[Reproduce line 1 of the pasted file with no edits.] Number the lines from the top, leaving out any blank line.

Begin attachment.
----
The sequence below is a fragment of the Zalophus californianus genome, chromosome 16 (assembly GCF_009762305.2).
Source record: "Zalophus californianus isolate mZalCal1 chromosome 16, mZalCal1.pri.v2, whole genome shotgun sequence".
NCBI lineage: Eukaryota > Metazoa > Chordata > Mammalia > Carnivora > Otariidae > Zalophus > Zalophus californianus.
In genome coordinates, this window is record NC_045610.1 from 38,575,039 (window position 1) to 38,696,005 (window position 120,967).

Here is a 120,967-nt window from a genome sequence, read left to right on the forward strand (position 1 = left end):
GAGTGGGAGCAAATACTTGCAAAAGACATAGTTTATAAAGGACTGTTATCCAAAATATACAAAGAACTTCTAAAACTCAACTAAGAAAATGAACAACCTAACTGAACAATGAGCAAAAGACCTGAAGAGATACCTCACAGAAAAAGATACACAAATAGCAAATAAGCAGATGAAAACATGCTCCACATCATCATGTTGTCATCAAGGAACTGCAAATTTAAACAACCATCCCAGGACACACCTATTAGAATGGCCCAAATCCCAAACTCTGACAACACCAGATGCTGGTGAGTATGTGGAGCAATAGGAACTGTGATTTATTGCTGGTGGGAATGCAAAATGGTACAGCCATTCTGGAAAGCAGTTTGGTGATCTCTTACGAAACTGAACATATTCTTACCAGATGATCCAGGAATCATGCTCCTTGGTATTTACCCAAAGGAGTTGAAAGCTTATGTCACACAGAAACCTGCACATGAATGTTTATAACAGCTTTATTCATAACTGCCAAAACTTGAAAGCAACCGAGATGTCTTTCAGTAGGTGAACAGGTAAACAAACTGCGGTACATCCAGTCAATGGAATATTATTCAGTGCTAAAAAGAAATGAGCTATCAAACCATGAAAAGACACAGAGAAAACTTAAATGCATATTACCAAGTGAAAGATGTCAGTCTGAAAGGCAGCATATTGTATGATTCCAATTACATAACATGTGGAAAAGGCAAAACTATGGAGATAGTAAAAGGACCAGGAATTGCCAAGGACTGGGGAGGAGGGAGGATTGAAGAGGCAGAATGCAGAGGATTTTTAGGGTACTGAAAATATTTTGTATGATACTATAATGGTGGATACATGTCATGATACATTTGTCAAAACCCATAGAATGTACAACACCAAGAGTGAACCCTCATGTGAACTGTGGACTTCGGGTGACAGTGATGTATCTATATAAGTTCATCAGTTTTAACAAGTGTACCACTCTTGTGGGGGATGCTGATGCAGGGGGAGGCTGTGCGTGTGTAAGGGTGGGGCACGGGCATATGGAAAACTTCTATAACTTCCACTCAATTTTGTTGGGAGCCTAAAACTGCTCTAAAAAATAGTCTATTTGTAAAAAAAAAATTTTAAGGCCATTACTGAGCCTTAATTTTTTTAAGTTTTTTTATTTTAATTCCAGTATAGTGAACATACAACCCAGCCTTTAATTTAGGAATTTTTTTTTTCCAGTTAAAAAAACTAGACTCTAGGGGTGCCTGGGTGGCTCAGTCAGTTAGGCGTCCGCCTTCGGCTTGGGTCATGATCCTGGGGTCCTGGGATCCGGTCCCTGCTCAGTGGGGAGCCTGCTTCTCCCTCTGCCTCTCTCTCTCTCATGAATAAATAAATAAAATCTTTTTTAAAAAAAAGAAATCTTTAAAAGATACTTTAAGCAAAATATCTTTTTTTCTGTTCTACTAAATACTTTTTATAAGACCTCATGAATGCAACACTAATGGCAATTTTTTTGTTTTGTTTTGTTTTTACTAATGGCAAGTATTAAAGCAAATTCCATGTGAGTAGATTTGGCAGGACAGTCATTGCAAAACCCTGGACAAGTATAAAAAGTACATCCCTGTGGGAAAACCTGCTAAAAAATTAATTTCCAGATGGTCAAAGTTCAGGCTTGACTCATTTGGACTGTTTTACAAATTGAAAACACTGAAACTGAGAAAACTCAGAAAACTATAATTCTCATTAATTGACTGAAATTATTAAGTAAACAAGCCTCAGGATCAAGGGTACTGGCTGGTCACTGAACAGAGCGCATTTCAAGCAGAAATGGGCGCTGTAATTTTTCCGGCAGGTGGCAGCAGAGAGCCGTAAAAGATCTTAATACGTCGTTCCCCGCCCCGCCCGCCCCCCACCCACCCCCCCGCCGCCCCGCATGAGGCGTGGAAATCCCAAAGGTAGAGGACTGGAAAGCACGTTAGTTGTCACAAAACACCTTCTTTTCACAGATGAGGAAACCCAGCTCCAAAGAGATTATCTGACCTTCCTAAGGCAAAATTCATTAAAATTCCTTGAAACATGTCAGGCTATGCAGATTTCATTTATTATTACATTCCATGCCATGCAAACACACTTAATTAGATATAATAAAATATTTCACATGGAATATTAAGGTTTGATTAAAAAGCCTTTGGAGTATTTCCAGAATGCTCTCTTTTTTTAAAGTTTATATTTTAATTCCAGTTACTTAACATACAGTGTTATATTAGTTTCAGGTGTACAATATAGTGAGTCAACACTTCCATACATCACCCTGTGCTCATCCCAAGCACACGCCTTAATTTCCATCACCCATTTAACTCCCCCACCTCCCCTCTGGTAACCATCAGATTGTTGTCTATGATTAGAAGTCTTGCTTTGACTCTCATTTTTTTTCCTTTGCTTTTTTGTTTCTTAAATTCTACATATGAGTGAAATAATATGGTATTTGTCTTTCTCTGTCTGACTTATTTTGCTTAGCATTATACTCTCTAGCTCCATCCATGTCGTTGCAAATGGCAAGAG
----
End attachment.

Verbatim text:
The sequence below is a fragment of the Zalophus californianus genome, chromosome 16 (assembly GCF_009762305.2).